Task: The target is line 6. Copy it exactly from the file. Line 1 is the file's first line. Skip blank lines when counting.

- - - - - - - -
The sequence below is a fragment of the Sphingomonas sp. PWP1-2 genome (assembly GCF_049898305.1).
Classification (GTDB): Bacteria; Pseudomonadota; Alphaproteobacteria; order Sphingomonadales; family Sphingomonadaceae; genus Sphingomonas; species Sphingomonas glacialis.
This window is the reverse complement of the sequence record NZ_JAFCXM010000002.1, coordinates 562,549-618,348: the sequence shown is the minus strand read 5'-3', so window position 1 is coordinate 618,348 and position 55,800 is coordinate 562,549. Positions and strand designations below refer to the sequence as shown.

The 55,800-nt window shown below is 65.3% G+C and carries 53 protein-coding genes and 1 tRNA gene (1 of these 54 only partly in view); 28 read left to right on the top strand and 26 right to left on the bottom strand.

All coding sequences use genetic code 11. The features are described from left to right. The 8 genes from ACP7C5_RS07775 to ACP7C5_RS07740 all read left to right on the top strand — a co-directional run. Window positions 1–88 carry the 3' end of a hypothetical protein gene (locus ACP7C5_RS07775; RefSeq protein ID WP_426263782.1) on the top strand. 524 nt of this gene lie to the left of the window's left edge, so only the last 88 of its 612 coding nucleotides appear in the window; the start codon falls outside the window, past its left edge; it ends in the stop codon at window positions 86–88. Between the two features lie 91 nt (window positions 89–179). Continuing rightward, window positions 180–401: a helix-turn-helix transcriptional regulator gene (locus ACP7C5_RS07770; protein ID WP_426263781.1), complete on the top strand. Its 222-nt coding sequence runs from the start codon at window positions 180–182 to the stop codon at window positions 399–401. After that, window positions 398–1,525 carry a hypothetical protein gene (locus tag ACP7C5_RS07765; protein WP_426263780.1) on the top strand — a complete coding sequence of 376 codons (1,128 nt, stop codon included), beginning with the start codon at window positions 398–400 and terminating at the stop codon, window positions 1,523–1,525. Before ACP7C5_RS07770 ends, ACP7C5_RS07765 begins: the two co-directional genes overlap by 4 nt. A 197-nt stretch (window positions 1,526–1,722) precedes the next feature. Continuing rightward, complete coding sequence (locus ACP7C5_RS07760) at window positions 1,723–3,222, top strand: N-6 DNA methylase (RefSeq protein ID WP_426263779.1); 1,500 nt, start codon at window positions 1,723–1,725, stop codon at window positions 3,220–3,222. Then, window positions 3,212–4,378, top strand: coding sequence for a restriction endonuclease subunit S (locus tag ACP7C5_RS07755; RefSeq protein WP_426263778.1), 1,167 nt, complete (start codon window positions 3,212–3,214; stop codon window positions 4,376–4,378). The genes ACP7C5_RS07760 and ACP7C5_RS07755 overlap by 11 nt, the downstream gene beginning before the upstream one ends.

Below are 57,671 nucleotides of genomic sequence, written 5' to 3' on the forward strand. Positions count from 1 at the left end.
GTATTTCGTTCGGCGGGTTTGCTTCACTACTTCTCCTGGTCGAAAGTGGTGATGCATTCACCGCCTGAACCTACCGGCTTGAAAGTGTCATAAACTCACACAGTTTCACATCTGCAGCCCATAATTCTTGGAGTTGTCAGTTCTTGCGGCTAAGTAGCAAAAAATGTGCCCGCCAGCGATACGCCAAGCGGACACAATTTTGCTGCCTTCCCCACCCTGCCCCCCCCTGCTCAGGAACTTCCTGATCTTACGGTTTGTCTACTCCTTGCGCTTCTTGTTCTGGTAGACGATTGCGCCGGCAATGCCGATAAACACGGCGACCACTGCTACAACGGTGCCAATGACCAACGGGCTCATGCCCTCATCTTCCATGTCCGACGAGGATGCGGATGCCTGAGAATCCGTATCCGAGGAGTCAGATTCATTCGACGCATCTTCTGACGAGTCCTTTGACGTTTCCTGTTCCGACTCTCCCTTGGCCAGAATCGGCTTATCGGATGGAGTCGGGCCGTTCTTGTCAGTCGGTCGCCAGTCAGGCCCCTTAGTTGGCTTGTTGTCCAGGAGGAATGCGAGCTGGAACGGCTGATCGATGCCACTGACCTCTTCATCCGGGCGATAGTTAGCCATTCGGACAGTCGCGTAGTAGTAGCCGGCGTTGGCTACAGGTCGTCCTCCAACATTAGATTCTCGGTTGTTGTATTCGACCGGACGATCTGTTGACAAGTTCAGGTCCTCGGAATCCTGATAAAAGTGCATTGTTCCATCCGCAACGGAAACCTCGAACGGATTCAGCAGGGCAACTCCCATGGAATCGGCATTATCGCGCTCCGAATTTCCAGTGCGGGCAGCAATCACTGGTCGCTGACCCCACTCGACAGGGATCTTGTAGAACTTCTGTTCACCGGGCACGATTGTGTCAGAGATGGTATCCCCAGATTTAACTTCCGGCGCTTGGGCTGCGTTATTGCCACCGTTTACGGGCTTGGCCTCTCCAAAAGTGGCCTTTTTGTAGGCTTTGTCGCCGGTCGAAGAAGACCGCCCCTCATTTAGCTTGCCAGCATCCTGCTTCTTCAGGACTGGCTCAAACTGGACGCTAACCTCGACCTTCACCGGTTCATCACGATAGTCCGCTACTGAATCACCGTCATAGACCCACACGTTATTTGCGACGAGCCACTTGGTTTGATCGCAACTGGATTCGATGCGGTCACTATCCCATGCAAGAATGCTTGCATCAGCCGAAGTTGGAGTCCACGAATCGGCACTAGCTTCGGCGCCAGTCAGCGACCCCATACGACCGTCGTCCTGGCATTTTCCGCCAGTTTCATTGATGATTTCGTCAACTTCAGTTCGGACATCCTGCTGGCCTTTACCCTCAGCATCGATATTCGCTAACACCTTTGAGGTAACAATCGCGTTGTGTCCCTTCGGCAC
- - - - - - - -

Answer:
Below are 57,671 nucleotides of genomic sequence, written 5' to 3' on the forward strand. Positions count from 1 at the left end.